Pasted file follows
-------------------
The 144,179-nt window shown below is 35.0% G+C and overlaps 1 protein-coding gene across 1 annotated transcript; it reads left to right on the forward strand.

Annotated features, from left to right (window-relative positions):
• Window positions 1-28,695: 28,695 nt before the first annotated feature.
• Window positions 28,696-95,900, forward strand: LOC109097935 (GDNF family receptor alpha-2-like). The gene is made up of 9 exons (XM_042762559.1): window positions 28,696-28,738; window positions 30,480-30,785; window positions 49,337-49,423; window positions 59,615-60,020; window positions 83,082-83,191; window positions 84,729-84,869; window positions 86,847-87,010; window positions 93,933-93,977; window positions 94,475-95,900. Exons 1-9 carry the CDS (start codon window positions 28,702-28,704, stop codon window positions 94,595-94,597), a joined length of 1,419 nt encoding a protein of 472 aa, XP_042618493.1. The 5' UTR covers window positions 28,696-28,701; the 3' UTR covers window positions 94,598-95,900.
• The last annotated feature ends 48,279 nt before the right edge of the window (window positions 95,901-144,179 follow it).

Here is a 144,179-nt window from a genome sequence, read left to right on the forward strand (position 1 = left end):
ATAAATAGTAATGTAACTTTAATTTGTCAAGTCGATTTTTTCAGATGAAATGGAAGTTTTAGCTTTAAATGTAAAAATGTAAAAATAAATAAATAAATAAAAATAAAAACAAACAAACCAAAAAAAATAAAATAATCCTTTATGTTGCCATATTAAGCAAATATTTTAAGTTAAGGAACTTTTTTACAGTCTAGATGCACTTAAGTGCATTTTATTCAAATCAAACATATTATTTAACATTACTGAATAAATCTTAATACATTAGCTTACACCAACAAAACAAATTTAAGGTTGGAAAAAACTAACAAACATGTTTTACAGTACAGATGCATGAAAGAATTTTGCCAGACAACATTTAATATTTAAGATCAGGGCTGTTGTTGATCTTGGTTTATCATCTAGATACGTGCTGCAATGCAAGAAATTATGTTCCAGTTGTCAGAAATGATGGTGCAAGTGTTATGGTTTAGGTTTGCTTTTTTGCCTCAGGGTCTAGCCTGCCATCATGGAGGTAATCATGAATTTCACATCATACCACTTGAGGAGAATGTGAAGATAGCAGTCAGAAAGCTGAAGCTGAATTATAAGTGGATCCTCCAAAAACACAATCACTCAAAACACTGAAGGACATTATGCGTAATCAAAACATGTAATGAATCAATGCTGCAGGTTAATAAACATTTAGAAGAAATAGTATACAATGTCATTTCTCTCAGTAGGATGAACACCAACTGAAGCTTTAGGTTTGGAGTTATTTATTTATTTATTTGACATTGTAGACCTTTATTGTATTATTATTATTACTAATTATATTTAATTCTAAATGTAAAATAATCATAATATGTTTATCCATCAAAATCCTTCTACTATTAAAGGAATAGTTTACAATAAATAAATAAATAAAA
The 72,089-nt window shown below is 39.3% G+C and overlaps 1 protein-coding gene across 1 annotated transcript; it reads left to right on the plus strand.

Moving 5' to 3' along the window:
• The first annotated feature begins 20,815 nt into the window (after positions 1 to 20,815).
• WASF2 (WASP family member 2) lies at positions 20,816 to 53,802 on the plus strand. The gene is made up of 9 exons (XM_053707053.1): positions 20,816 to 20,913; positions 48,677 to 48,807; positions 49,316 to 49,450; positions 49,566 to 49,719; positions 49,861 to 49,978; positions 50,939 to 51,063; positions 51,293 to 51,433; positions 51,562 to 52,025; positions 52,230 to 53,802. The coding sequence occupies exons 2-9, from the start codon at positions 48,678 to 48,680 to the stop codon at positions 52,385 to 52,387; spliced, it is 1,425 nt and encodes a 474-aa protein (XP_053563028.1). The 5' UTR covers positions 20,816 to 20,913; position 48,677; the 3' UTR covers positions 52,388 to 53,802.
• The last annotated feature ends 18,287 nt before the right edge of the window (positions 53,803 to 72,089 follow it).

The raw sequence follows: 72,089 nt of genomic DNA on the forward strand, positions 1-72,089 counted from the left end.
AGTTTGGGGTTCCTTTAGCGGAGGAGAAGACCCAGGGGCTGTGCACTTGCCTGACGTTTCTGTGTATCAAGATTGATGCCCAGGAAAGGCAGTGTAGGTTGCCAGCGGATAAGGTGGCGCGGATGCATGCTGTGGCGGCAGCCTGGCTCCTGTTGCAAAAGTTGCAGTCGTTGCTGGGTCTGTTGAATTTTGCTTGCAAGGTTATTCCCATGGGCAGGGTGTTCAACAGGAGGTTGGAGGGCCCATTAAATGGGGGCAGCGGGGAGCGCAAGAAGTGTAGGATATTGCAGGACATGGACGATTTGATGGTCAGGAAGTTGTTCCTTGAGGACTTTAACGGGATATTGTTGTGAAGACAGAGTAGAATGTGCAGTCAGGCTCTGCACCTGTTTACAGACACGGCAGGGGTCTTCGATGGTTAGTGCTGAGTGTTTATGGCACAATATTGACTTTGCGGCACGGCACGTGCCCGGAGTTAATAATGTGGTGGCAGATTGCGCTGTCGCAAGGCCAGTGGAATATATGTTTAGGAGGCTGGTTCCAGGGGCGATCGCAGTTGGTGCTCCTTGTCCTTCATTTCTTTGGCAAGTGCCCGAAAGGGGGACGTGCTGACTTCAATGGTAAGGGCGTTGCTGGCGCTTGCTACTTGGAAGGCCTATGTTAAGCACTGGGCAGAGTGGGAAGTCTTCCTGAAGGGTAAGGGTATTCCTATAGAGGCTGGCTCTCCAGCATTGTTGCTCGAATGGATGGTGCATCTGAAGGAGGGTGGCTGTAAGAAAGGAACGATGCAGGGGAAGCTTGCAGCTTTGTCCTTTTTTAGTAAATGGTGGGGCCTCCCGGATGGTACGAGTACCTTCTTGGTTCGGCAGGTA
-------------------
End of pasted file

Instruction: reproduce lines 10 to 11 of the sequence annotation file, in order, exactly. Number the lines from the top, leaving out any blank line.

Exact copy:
• The first annotated feature begins 20,815 nt into the window (after positions 1 to 20,815).
• WASF2 (WASP family member 2) lies at positions 20,816 to 53,802 on the plus strand. The gene is made up of 9 exons (XM_053707053.1): positions 20,816 to 20,913; positions 48,677 to 48,807; positions 49,316 to 49,450; positions 49,566 to 49,719; positions 49,861 to 49,978; positions 50,939 to 51,063; positions 51,293 to 51,433; positions 51,562 to 52,025; positions 52,230 to 53,802. The coding sequence occupies exons 2-9, from the start codon at positions 48,678 to 48,680 to the stop codon at positions 52,385 to 52,387; spliced, it is 1,425 nt and encodes a 474-aa protein (XP_053563028.1). The 5' UTR covers positions 20,816 to 20,913; position 48,677; the 3' UTR covers positions 52,388 to 53,802.